composed of earth, flint and chalk with maximum dimensions of 18m in length,
9m in width and c.0.55m in height. It was constructed during the medieval
period and might be associated with a group of similar monuments situated 600m
to the south west, in the valley bottom.
Excluded from the scheduling are all fence posts relating to the field
boundaries and the bench, although the underlying ground is included.

MAP EXTRACT
The site of the monument is shown on the attached map extract.
It includes a 2 metre boundary around the archaeological features,
considered to be essential for the monument's support and preservation.

Source: Historic England

Reasons for Scheduling

Hilltop enclosures are defined as sub-rectangular or elongated areas of
ground, usually between 10ha and 40ha in size, situated on hilltops or
plateaux and surrounded by slight univallate earthworks. They date to between
the Bronze Age and Early Iron Age (eighth-fifth centuries BC) and are usually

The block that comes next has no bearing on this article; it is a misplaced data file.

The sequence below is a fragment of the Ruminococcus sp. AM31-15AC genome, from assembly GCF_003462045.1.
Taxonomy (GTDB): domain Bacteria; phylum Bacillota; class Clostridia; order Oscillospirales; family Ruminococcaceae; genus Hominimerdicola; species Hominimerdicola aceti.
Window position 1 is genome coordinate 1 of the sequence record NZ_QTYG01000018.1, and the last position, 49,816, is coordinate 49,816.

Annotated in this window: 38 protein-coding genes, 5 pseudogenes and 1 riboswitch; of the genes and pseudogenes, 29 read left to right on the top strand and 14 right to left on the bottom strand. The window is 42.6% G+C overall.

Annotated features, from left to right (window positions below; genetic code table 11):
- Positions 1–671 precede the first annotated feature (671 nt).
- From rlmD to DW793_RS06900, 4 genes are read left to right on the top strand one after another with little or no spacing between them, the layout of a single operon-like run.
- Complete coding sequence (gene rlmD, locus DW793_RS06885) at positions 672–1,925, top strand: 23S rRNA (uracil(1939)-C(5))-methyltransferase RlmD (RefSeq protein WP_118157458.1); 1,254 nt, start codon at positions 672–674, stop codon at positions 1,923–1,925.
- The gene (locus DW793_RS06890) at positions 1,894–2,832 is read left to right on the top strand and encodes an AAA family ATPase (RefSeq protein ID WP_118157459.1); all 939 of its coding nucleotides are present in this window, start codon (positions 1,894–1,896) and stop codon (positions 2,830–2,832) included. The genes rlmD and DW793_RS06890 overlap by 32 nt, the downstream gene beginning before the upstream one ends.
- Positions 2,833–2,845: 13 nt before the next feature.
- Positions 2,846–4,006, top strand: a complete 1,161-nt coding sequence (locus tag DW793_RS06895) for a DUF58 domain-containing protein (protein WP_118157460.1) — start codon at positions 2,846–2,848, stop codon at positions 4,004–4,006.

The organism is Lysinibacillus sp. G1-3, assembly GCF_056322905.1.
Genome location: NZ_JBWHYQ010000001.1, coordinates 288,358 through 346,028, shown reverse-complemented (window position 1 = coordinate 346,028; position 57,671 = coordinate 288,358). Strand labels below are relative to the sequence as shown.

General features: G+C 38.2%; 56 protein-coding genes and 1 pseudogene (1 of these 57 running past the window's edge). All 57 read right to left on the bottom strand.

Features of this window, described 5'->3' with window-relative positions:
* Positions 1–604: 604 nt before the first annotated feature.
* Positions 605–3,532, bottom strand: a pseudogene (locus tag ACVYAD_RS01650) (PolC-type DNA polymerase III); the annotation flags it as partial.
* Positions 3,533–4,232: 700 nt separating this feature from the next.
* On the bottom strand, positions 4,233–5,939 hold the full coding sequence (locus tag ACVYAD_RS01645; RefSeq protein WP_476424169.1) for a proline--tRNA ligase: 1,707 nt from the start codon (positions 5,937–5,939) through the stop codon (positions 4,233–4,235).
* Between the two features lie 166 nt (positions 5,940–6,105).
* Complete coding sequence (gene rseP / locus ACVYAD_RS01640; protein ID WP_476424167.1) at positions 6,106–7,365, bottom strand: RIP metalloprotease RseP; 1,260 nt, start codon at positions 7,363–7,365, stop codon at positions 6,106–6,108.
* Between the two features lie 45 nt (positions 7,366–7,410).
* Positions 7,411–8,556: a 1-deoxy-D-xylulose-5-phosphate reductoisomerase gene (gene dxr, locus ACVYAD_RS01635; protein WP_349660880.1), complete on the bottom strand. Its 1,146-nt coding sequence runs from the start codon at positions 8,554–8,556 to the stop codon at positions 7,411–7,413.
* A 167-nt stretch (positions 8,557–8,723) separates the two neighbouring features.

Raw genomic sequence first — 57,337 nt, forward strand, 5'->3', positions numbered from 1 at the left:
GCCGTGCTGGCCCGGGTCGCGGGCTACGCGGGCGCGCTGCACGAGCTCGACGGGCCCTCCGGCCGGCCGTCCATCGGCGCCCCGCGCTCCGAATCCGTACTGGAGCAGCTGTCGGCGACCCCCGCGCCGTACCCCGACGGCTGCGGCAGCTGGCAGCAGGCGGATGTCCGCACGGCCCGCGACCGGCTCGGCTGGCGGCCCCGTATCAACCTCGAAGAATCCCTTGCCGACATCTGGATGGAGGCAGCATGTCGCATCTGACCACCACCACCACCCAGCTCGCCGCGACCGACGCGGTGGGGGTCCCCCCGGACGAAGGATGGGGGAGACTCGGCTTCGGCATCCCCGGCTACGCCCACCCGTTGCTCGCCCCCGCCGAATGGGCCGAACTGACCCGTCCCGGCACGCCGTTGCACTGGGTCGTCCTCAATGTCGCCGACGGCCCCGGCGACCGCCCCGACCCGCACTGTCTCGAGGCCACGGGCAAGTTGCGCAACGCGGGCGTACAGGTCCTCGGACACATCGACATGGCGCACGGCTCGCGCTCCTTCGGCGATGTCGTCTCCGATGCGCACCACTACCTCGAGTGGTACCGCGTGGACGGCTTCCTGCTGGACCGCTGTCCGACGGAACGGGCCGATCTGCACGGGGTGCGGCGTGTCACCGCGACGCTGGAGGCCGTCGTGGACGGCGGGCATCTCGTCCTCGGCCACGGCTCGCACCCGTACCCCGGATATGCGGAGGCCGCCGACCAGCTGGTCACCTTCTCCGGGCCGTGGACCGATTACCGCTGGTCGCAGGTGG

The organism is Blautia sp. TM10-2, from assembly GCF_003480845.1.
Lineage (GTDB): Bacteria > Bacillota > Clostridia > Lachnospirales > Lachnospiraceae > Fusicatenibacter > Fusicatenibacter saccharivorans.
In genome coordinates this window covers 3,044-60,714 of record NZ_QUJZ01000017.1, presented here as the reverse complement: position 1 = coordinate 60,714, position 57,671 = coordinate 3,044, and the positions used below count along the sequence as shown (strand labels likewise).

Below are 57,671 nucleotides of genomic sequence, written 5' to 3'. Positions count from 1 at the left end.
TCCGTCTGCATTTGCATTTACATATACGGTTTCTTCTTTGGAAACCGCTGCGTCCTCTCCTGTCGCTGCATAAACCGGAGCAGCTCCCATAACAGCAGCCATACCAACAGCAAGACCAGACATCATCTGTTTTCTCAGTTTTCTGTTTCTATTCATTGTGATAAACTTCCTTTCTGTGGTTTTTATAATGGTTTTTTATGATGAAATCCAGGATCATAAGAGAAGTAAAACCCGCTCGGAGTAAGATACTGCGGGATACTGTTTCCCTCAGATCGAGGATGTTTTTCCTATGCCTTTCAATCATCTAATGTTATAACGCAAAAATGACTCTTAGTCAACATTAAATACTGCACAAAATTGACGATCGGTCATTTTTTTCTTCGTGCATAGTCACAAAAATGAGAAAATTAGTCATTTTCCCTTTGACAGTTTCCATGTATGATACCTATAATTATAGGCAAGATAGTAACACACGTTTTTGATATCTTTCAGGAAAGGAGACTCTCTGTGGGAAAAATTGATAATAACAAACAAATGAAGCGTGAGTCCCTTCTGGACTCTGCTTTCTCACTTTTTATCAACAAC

interpreted as stock enclosures or sites where agricultural produce was
stored. Many examples of hilltop enclosures may have developed into more
strongly defended sites later in the Iron Age period and are therefore often
difficult to recognise in their original form. The earthworks generally
consist of a bank separated from an external ditch by a level berm. Access to
the interior was generally provided by two or three entrances which consisted
of simple gaps in the rampart. Evidence for internal features is largely
dependent on excavation, and to date this has included large areas of sparsely
scattered features including post and stakeholes, hearths and pits.
Rectangular or square buildings are also evident; these are generally defined
by between four and six postholes and are thought to have supported raised
granaries. Hilltop enclosures are rare, with between 25 and 30 examples